Cushing's disease is a serious threat to the overall health and lifespan of your dog. In today's blog, our Douglasville veterinary team discusses the causes of this serious condition, as well as potential complications and treatments.
Hyperadrenocorticism - Cushing's Disease in Dogs
Dependent Cushing's disease, also known as Hyperadrenocorticism, is caused by an overabundance of cortisol in your dog's body as a result of a pituitary gland tumor. This serious condition puts your dog at risk for several illnesses and conditions, including kidney damage and diabetes.
Symptoms & Complications of Cushing’s Disease
Because the symptoms of Cushing's disease are frequently ambiguous, it is critical to consult your veterinarian as soon as possible if you notice any of them. In dogs, Cushing's disease increases the risk of kidney disease, hypertension, blood clots, and diabetes. If your dog has Cushing's disease, he or she may exhibit any of the following symptoms:
- Hair loss
- Excessive thirst or drinking
- Thinning of the skin
- Muscle weakness
- Increased appetite
Diagnosing Dogs with Cushing's Disease
To diagnose Cushing's disease, your veterinarian will only be able to use blood tests. A urinalysis, urine culture, adrenal function tests (low and high-dose dexamethasone suppression tests, as well as possibly an ACTH stimulation test), full chemistry panel, and complete blood panel are some of the tests used to determine the cause of your dog's symptoms.
At Kay Animal Hospital in Douglasville, our vets are experienced in the diagnosis and treatment of a wide range of internal medicine conditions. We have access to state-of-the-art diagnostic imaging tools and treatment methods to identify and manage these issues.
These tests, when combined with a physical exam to look for signs of the disease, can assist your veterinarian in making a diagnosis. Keep in mind that adrenal function tests can be misleading if you have another disease with similar symptoms.
While ultrasound can help with the diagnosis of Cushing's disease, it is more useful in ruling out other conditions that may be causing your dog's symptoms. Cancers of the spleen or liver, bladder stones, gallbladder disease, gastrointestinal disease, and chronic inflammatory liver disease can all cause similar symptoms.
An ultrasound may be unable to detect adrenal enlargement because patient movement or interference from gas in the overlying intestine can affect test results. The majority of veterinarians prefer magnetic resonance imaging (MRI), a time-consuming but cost-effective diagnostic imaging procedure that allows your veterinarian to examine your dog's adrenal glands.
Treating Cushing’s Disease in Dogs
Cushing's disease in dogs can be treated with two different medications. DDT (also known as Lysodren® and mitotane) is an insecticide that can kill cortisol-producing cells in the adrenal glands. Trilostane, for example, aids in the reduction of cortisol production by the adrenal glands. This is accomplished by inhibiting specific steps in the cortisol production process. Trilostane and mitotane are both effective in treating and controlling the symptoms of Cushing's disease.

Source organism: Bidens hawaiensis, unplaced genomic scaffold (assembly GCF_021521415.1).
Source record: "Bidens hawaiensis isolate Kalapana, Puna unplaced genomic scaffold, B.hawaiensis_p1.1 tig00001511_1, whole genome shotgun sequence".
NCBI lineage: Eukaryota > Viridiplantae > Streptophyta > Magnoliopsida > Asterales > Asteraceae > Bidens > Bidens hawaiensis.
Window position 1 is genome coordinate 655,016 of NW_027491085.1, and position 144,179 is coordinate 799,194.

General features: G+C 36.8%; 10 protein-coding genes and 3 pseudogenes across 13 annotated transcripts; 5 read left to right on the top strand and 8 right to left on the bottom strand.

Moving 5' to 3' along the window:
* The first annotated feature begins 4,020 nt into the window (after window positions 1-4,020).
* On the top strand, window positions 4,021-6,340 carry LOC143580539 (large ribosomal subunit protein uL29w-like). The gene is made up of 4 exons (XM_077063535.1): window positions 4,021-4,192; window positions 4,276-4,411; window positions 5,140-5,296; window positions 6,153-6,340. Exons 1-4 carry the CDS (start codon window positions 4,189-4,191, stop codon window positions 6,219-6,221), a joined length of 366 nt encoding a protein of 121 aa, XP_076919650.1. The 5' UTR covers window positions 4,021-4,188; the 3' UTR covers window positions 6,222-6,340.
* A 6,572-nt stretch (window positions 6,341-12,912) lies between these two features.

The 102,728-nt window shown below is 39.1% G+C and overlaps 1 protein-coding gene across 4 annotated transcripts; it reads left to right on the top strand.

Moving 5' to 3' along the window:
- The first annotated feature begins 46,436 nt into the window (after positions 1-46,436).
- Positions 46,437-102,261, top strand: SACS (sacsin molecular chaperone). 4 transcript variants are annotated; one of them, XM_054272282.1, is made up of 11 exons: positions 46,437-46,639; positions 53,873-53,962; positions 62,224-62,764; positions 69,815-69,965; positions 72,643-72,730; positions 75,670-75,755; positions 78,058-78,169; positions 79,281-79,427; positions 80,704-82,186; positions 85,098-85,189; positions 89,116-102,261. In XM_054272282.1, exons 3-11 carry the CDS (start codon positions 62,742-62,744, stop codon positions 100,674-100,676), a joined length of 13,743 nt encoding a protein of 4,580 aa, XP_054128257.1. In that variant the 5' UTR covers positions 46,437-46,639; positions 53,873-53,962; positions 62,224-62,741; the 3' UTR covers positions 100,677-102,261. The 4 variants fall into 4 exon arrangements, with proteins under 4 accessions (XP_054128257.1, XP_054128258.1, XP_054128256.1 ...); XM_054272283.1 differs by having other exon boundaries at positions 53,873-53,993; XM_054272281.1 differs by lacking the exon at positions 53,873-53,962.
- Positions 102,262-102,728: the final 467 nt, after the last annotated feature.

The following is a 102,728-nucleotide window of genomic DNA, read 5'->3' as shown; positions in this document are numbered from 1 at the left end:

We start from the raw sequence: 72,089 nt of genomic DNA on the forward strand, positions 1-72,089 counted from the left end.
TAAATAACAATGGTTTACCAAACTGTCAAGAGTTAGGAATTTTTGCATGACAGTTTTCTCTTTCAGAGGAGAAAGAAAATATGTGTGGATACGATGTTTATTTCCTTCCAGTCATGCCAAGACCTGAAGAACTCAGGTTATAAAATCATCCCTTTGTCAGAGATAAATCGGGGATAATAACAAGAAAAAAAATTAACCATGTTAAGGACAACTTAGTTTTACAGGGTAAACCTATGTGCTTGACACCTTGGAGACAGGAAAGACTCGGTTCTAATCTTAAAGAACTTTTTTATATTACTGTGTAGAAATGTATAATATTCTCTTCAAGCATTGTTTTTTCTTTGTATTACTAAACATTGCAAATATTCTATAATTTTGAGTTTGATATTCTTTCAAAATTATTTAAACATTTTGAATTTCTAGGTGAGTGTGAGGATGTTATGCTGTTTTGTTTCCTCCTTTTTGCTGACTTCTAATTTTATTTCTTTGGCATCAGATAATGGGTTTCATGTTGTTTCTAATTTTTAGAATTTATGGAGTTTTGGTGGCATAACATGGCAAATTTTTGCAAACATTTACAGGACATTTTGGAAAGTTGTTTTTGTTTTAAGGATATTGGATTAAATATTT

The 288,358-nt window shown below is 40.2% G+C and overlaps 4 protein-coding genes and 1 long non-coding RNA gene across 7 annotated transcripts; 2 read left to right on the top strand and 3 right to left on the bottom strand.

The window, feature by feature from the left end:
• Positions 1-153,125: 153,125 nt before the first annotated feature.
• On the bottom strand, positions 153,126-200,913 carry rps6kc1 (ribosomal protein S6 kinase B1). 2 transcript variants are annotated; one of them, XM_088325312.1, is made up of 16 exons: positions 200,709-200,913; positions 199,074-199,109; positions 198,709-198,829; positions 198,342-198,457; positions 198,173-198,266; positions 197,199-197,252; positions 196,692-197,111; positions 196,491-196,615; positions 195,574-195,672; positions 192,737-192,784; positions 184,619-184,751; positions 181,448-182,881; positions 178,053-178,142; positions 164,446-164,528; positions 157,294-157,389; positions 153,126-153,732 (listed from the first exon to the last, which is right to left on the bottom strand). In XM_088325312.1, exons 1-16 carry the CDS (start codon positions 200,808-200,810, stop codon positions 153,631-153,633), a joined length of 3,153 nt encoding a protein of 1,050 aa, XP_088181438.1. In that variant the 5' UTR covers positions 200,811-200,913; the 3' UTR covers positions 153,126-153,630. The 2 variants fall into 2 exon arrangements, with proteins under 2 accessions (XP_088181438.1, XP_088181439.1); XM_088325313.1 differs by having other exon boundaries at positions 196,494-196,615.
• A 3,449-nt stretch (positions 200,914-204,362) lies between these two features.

Discuss which treatment option is best for your dog, and make sure to strictly adhere to your veterinarian's instructions.
After the mitotane induction phase, you must bring your dog to our clinic for an ACTH stimulation test, which "stimulates" the adrenal gland. This test can be performed as an outpatient procedure to help your veterinarian determine the appropriate starting dose for mitotane maintenance. If the mitotane is functioning properly, the adrenal gland will not overreact to stimulation.
Although there is no need for an induction phase with trilostane, dogs frequently require small dose adjustments early in treatment. Routine blood tests may reveal that they will need to make additional adjustments throughout their lives. Depending on how well clinical symptoms of Cushing's disease can be controlled, changes may be required.
Whatever medication your veterinarian prescribes for your dog, he or she will almost certainly be on it for a long time and may require dose adjustments regularly. Until we can control the excessive cortisol production, he or she will need to come in every month for ACTH stimulation tests. Testing will be required regularly.
Is Cushing's Disease in Dogs Fatal?
Cushing's disease symptoms can be reduced with close monitoring and long-term treatment. When given in the correct dosage, medication for Cushing's disease can be very effective in treating the condition. The incorrect dose, on the other hand, can cause mild to severe side effects.
With blood test monitoring, it’s unusual for adverse reactions to appear. But if they do, they may include:
- Lethargy or depression
- General weakness
- Stomach upset (Gastrointestinal symptoms - diarrhea or vomiting)
- Picky eating or decreased appetite
If you spot any of these symptoms, discontinue the medication and call your veterinarian right away.
While Cushing's disease can be expensive to manage due to medication costs and the need for frequent blood tests, diligent follow-up care and monitoring for adrenal function can result in a favorable prognosis.
Pets who do not receive adequate monitoring and follow-up often experience relapses and severe illness or death, as a result of complications.
Note: The advice provided in this post is intended for informational purposes and does not constitute medical advice regarding pets. For an accurate diagnosis of your pet's condition, please make an appointment with your vet.